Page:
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July 19, 2024
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Hoard of Silver and Bronze Coins from Gallus Revolt Found in Israel


The Jewish revolt against Constantius Gallus, also known as the Gallus Revolt, erupted during the Roman civil war of 351-354 CE and was the last Jewish revolt against the Romans.

Bronze and silver coins from the 4th century CE found in Lod, central Israel. Image credit: Israel Antiquities Authority.

Bronze and silver coins from the 4th century CE found in Lod, central Israel. Image credit: Israel Antiquities Authority.

The 1,650-year-old hoard was found by Israel Antiquities Authority (IAA) archaeologists in a large destroyed building in Lod, central Israel.

The hoard contains 94 silver and bronze coins dating between 221 and 354 CE.

“The youngest coins are from the time of the Gallus Revolt (351-354 CE),” the IAA archaeologists said.

“Though written evidence is sparse regarding this revolt, there are texts reporting that major Jewish communities such as Lod, Zipori and Tiberias were destroyed by the forces of Constantinus Gallus.”

They also found impressive stone and marble artifacts, Greek, Hebrew and Latin inscriptions, and one inscription bearing the name of a Jewish man from a priestly family.

“In all likelihood this is a magnificent Jewish building that housed the city’s elders,” said IAA archaeologists Shahar Krispin and Mor Viezel.

“From Talmudic writings we know that Lod was a most significant Jewish center in the aftermath of the Second Temple’s destruction in Jerusalem.”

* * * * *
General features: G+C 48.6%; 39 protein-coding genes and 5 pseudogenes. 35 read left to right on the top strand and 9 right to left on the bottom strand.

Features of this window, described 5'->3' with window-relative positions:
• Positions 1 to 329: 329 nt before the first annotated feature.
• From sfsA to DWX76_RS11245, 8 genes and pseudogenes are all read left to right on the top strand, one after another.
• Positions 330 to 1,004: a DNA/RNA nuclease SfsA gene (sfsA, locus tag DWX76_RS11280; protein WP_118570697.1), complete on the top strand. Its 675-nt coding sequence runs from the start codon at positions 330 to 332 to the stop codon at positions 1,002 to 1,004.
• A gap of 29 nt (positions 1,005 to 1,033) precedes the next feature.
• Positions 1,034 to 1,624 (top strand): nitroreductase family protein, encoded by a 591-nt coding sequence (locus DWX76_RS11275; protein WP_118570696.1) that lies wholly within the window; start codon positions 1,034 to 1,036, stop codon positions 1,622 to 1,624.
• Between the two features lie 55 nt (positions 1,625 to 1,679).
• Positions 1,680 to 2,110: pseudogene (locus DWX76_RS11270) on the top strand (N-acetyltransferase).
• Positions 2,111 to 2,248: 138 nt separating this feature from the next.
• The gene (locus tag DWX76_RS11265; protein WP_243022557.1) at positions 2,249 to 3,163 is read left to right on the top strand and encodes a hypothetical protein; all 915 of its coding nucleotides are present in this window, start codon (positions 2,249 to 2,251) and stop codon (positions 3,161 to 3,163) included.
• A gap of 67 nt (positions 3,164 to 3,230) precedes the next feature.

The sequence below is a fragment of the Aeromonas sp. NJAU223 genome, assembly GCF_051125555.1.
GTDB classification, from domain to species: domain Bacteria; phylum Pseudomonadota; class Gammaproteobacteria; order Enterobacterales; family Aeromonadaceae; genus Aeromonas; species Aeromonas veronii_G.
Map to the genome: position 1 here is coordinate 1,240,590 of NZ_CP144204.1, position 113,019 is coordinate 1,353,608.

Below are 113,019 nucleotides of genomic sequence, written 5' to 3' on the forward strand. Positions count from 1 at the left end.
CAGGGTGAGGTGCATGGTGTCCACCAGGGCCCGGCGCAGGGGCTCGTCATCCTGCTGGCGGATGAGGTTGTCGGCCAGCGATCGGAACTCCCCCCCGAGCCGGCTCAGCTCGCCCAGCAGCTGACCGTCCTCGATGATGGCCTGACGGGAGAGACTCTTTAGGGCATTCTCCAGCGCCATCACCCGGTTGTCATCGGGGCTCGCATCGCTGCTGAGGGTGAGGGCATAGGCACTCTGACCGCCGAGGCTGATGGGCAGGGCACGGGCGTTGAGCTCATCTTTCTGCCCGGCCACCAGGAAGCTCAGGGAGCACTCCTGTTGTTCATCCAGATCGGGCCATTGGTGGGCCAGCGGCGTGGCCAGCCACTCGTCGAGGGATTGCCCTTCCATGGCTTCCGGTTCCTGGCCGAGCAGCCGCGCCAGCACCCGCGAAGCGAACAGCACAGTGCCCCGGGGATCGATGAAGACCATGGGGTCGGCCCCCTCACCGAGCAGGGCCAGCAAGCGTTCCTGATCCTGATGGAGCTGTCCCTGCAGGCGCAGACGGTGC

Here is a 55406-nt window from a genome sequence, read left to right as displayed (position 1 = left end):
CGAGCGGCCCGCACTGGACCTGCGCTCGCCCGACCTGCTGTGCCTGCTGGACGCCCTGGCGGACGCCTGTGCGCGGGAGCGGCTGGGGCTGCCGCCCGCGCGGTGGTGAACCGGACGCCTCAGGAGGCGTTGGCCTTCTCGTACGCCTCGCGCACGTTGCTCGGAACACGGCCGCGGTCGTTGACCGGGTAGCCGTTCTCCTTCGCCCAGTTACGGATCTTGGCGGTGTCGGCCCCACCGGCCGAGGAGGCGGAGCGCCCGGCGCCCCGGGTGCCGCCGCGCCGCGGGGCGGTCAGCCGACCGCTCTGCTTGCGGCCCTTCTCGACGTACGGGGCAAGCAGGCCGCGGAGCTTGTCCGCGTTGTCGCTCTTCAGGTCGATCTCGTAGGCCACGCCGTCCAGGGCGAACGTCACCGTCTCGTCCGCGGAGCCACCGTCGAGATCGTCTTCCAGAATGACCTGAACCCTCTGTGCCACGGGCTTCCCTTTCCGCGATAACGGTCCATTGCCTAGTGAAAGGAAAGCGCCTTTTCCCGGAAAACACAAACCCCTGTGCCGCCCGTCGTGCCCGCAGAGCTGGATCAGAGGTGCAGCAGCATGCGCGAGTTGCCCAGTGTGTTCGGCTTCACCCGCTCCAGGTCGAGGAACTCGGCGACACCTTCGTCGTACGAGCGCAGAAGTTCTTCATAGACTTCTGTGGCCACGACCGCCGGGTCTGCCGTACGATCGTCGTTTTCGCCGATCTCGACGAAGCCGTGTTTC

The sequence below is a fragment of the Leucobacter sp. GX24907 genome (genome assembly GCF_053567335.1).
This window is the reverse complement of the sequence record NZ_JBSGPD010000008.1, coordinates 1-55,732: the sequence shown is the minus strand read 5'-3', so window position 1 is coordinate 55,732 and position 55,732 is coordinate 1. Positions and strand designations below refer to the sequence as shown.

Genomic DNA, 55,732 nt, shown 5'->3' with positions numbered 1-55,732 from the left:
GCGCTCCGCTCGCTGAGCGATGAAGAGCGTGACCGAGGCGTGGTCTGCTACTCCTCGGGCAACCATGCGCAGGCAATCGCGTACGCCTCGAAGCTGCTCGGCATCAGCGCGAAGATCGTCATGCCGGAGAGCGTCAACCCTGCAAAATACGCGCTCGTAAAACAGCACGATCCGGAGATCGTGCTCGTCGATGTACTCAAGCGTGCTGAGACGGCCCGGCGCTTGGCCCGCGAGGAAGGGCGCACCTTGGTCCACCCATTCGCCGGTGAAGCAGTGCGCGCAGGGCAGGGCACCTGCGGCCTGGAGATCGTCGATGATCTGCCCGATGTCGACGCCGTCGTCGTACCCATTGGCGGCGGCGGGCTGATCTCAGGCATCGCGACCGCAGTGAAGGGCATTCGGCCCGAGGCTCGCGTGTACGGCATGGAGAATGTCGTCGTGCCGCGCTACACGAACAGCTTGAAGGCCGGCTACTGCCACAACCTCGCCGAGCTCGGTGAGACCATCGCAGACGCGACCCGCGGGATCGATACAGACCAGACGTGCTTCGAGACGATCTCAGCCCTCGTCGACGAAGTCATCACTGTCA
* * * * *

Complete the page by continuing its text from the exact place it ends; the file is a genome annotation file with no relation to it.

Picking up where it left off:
“Sone of the renowned ‘Sages of Lod’ are Rabbi Eliezer ben Horkanos, Rabbi Tarfon, Rabbi Akiva, Rabbi Yosi HaGalili and many more.”

“The building, destroyed down to its very foundation, is a clear indication that the revolt was forcefully put down with violence and cruelty, and was not simply a local uprising event, as some earlier studies contended.”

“This is the singular witness, thus far, to the extent and power of this revolt in Lod, located in the country’s center.”

“It is difficult to determine if this magnificent building served as synagogue, study hall, meeting hall of the elders, or all three of these functions as one,” said IAA’s Professor Joshua Schwartz.

“But what is clear is that the building’s size, the coin hoard, and the assemblage of archaeological finds produced by the excavation, fit well Lod/Diospolis’ description in both Jewish and non-Jewish sources as a center of Torah-true Jewish life in the Mishna and Talmud periods.”

“Lod’s role as a leading community with elders continued from after the destruction though to this moment when it was cruelly cut down in the Gallus Revolt.”

“The impressive finds uncovered here reinforce our responsibility to investigate and to conserve Lod’s history and rich heritage,” said IAA Director Eli Escusido.

“Along with the city’s new exhibition center of the beautiful Lod mosaic, we now bring this building to the awareness of the general public.”



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